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Working fathers' needs overlooked, experts say

Preoccupied with the problems spawned by millions of mothers entering the workplace, America has overlooked the needs of working fathers, witnesses told a congressional committee Tuesday. One result has been emotional turmoil for moms, dads and, most of all, children, experts warned at a hearing on "Babies and Briefcases: Creating a Family-Friendly Workplace for Fathers."

"We still have a cultural climate that says men don't take paternity leave and fathers don't leave work for trips to the pediatrician or carpools," said Rep. Patricia Schroeder, chair of the House Select Committee on Children, Youth and Families. "We want to know . . . what we can do to change that corporate culture."

Citing 1990 Bureau of Labor statistics, the committee found that 24.4-million working fathers _ 36 percent of all males in the work force _ had children under age 18. Two-thirds of these working fathers had wives in the labor force. Just over a million families were maintained by single fathers.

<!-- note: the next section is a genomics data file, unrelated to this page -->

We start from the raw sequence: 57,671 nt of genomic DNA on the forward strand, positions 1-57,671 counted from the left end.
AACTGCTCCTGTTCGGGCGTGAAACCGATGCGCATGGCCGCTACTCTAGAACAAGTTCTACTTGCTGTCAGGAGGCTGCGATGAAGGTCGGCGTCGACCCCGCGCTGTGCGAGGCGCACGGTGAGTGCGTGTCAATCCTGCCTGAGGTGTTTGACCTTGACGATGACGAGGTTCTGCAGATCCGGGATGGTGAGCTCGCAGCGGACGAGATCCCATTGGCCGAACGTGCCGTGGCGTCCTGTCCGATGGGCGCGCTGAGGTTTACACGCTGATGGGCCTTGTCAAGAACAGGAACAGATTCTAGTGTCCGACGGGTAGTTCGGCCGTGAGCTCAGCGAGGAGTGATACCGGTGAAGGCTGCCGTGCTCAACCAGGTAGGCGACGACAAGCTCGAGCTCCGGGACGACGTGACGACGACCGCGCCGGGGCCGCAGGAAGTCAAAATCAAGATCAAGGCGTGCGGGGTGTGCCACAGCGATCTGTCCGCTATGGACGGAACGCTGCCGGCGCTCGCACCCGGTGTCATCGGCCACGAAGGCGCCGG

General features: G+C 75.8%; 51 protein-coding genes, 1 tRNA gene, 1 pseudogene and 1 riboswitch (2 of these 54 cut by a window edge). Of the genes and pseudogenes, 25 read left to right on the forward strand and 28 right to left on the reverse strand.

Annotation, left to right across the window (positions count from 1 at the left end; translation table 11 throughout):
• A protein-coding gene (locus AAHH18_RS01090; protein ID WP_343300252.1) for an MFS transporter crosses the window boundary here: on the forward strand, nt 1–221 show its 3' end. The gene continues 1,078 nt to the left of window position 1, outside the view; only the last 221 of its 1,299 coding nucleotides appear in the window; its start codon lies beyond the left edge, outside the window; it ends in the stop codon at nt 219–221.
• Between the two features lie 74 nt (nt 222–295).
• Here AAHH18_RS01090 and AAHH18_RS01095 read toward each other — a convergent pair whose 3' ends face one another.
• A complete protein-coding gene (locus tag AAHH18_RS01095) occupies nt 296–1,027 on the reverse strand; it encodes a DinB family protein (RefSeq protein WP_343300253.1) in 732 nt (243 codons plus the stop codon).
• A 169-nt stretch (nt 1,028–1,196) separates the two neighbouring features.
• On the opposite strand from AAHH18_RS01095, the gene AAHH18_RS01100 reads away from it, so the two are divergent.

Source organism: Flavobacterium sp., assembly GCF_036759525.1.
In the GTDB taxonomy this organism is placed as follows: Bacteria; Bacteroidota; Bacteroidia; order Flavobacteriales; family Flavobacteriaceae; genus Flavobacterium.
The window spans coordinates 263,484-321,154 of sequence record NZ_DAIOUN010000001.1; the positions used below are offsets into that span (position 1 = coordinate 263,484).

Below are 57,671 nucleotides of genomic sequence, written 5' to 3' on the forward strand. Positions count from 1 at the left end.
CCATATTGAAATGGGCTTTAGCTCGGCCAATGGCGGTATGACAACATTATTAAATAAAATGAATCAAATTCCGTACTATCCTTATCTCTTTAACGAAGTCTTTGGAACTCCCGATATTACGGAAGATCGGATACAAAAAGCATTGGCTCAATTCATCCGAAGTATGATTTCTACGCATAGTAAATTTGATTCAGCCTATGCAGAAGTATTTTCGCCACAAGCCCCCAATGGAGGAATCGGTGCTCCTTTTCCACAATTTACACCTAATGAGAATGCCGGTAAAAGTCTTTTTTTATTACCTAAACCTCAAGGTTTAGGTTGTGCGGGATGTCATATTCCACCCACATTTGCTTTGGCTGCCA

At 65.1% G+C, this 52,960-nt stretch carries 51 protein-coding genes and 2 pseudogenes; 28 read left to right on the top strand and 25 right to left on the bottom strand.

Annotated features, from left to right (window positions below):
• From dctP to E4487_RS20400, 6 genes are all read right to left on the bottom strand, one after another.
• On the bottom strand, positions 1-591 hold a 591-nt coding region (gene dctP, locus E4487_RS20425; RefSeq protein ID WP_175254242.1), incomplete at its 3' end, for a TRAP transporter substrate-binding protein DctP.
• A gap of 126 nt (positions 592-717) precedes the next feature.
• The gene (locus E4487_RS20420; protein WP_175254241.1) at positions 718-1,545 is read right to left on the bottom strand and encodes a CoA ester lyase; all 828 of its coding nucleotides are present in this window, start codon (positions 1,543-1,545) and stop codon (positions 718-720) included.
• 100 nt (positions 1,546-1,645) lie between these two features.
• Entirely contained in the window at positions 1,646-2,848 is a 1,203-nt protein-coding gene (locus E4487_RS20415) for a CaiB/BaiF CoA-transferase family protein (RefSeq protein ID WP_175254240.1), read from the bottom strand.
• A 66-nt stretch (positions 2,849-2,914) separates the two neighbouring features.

Working fathers are an "invisible dilemma" for corporate America, testified James Levine, director of The Fatherhood Project at the Families and Work Institute, a research organization in New York.

"We do not even have a category in our language yet to think about "working fathers' as a group with distinct needs," Levine said. But increasingly, men are caught between their commitments to family and employer.

Social scientists told the panel that a father's commitment to his children has a huge impact on how they grow up.

However, many corporations still view commitment to fatherhood as a lack of commitment to the job, said Levine.

Until fatherhood is valued more by bosses, "we will perpetuate the current pattern in which men are handicapped by feeling they can't risk more involvement in family life and women are doubly handicapped _ feeling they have to "do it all' and being taken less seriously because of their family responsibilities," he warned.

If a company's culture is truly family-friendly, the "workplace flexibility" that has helped many working mothers can be extended to help working fathers, said Lynn O'Rourke Hayes, co-author of The Best Jobs of America for Parents.

Options that have proven popular with fathers include compressed work weeks, where the employee puts in 40 hours in fewer than five days, and flex time, varying the starting and quitting time of a standard eight-hour day.